and a positive emotional response, which can be re-
garded as relevance of an item for a user:
Serendipity, the most closely related concept
to unexpectedness, involves a positive emo-
tional response of the user about a previ-
ously unknown (novel) [...] serendipitous rec-
ommendations are by definition also novel.
(Adamopoulos and Tuzhilin, 2014).
A similar definition was employed by Iaquinta et
al. According to (Iaquinta et al., 2010), serendipitous
items are interesting, unexpected and novel to a user:
A serendipitous recommendation helps the
user to find a surprisingly interesting item that
she might not have otherwise discovered (or it
would have been really hard to discover). [...]
Serendipity cannot happen if the user already
knows what is recommended to her, because a
serendipitous happening is by definition some-
thing new. Thus the lower is the probabil-
ity that user knows an item, the higher is the
probability that a specific item could result
in a serendipitous recommendation (Iaquinta
et al., 2010).
Definitions used in (Iaquinta et al., 2010) and
(Adamopoulos and Tuzhilin, 2014) seem to corre-
spond to the dictionary definition and the framework
proposed by Corneli et al. As a serendipitous item
is novel and unexpected, the item can be perceived
as uninteresting, at first sight, but eventually the item
will be regarded as interesting, which creates a focus
shift, a necessary condition for serendipity (Corneli
et al., 2014). The definition also corresponds to the
dictionary definition, as novel, unexpected and inter-
esting to a user item is likely to be a “fortunate dis-
WEBIST 2016 - 12th International Conference on Web Information Systems and Technologies
Publications dedicated to serendipity in recom-
mender systems do not often elaborate the compo-
nents of serendipity (Iaquinta et al., 2010; Maksai
et al., 2015; Zhang et al., 2012). It is not entirely clear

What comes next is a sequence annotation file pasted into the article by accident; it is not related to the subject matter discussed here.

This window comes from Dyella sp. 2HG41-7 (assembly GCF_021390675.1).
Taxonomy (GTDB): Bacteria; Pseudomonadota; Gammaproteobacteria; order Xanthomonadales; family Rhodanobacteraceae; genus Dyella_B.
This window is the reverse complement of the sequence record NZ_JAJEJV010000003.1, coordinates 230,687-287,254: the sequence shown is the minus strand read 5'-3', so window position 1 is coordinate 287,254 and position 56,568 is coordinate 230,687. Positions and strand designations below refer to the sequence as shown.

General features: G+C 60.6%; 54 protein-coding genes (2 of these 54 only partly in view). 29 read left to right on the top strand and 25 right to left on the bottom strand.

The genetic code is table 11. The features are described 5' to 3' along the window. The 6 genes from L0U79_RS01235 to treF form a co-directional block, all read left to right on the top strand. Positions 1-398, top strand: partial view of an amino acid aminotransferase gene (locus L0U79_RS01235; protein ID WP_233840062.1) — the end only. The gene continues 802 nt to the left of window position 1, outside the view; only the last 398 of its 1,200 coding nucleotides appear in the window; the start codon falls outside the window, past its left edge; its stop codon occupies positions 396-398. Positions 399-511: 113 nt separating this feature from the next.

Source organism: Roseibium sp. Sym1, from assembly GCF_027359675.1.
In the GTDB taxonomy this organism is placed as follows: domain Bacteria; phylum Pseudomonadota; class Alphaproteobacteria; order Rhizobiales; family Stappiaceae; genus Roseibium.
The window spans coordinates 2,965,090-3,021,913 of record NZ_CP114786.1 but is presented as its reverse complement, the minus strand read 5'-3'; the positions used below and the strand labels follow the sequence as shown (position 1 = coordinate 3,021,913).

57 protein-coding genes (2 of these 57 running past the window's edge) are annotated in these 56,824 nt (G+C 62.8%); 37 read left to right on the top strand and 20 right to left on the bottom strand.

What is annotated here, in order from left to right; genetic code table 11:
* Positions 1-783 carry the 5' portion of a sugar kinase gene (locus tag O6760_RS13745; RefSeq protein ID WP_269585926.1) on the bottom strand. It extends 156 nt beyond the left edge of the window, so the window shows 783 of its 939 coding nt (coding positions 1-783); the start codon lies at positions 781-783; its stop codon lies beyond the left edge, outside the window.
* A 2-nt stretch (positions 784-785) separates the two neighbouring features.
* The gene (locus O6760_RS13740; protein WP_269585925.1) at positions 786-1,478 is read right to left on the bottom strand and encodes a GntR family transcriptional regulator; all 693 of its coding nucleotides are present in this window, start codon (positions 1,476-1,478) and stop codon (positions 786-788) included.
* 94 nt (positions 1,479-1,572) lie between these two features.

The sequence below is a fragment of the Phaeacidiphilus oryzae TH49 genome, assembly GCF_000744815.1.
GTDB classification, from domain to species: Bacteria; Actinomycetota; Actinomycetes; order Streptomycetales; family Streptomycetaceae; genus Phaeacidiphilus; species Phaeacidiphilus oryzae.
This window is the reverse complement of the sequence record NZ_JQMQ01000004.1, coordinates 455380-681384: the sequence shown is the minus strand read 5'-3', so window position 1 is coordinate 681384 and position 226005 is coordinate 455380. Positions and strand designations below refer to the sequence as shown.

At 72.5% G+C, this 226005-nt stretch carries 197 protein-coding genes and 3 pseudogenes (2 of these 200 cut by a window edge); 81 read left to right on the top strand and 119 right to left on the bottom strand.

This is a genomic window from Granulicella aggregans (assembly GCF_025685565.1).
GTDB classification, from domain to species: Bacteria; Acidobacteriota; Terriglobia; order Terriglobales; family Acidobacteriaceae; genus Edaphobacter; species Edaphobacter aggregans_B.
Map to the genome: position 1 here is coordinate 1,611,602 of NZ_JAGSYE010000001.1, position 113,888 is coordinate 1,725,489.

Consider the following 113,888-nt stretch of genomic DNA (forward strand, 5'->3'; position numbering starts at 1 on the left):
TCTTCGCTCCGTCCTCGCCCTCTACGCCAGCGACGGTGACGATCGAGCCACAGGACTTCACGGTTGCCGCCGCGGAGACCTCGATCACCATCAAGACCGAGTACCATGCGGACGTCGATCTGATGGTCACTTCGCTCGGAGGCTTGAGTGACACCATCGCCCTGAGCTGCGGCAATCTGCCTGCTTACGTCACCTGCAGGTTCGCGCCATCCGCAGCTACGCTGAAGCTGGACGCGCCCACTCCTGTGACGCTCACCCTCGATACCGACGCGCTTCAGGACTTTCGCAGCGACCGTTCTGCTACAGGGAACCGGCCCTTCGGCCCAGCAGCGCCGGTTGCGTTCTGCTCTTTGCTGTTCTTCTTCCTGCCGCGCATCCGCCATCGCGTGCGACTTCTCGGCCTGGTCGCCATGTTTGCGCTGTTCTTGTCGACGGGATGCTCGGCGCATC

in what sense items should be novel and unexpected
to a user.
Kapoor et al. indicated three different definitions
of novelty in recommender systems (Kapoor et al.,
1. Novel to a recommender system item. A recently
added item that users have not yet assessed.
2. Forgotten item. A user might forget that she con-
sumed the item some time ago in the past.
3. Unknown item. A user has never seen or heard
about the item in her life.
In addition, Shani and Gunawardana suggested that
we may regard a novel item as one not rated by the
target user regardless of whether she is familiar with
the item (Shani and Gunawardana, 2011).
Unexpectedness might also have different mean-
ings depending on expectations of a user. A user
might expect a recommender system to suggest items
similar to her profile, popular among other users or
both similar and popular (Kaminskas and Bridge,
2014; Zheng et al., 2015).
2.1.1 Serendipity in a Context
Most recommender systems do not consider any con-
textual information, such as time, location or mood
of a user (Adomavicius and Tuzhilin, 2011). Mean-
while, the context may significantly affect the rele-
vance of items for a user (Adomavicius and Tuzhilin,
2011). An item that was relevant for a user yester-
day might not be relevant tomorrow. A context may
include any information related to recommendations.
For example, a recommender system may consider
current weather to suggest a place to visit. Context-
aware recommender systems use contextual informa-
tion to suggest items interesting to a user.
Serendipity depends on a context, as each of its
components is context-dependant. An item that was
relevant, novel and unexpected to a user in one con-
text might not be perceived the same in another con-
text. The inclusion of a context affects the definition